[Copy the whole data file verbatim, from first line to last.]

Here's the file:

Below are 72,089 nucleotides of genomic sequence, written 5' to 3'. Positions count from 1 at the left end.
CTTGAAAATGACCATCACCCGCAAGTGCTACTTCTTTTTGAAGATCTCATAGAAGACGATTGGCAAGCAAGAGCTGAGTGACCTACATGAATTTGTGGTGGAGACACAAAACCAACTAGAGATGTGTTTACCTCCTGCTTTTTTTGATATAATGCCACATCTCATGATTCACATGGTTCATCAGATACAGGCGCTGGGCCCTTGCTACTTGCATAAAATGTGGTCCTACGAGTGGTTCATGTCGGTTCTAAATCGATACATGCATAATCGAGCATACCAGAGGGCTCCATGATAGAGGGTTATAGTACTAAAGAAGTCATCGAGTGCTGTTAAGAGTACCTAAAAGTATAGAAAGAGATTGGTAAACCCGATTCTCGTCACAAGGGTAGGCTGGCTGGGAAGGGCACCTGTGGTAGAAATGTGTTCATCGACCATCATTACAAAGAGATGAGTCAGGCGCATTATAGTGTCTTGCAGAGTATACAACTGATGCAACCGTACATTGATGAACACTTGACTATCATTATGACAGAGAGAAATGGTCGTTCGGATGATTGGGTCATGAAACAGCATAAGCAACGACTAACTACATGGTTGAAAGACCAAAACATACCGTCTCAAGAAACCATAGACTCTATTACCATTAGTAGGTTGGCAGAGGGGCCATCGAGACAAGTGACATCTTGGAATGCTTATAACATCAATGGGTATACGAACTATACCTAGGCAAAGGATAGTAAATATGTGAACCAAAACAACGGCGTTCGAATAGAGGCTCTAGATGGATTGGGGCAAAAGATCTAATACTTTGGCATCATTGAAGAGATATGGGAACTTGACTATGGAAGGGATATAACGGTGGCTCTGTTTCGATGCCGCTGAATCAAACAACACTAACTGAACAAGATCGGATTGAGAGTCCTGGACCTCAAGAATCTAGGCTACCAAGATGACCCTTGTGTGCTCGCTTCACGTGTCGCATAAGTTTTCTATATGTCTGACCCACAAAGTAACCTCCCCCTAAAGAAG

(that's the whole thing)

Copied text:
Below are 72,089 nucleotides of genomic sequence, written 5' to 3'. Positions count from 1 at the left end.
CTTGAAAATGACCATCACCCGCAAGTGCTACTTCTTTTTGAAGATCTCATAGAAGACGATTGGCAAGCAAGAGCTGAGTGACCTACATGAATTTGTGGTGGAGACACAAAACCAACTAGAGATGTGTTTACCTCCTGCTTTTTTTGATATAATGCCACATCTCATGATTCACATGGTTCATCAGATACAGGCGCTGGGCCCTTGCTACTTGCATAAAATGTGGTCCTACGAGTGGTTCATGTCGGTTCTAAATCGATACATGCATAATCGAGCATACCAGAGGGCTCCATGATAGAGGGTTATAGTACTAAAGAAGTCATCGAGTGCTGTTAAGAGTACCTAAAAGTATAGAAAGAGATTGGTAAACCCGATTCTCGTCACAAGGGTAGGCTGGCTGGGAAGGGCACCTGTGGTAGAAATGTGTTCATCGACCATCATTACAAAGAGATGAGTCAGGCGCATTATAGTGTCTTGCAGAGTATACAACTGATGCAACCGTACATTGATGAACACTTGACTATCATTATGACAGAGAGAAATGGTCGTTCGGATGATTGGGTCATGAAACAGCATAAGCAACGACTAACTACATGGTTGAAAGACCAAAACATACCGTCTCAAGAAACCATAGACTCTATTACCATTAGTAGGTTGGCAGAGGGGCCATCGAGACAAGTGACATCTTGGAATGCTTATAACATCAATGGGTATACGAACTATACCTAGGCAAAGGATAGTAAATATGTGAACCAAAACAACGGCGTTCGAATAGAGGCTCTAGATGGATTGGGGCAAAAGATCTAATACTTTGGCATCATTGAAGAGATATGGGAACTTGACTATGGAAGGGATATAACGGTGGCTCTGTTTCGATGCCGCTGAATCAAACAACACTAACTGAACAAGATCGGATTGAGAGTCCTGGACCTCAAGAATCTAGGCTACCAAGATGACCCTTGTGTGCTCGCTTCACGTGTCGCATAAGTTTTCTATATGTCTGACCCACAAAGTAACCTCCCCCTAAAGAAG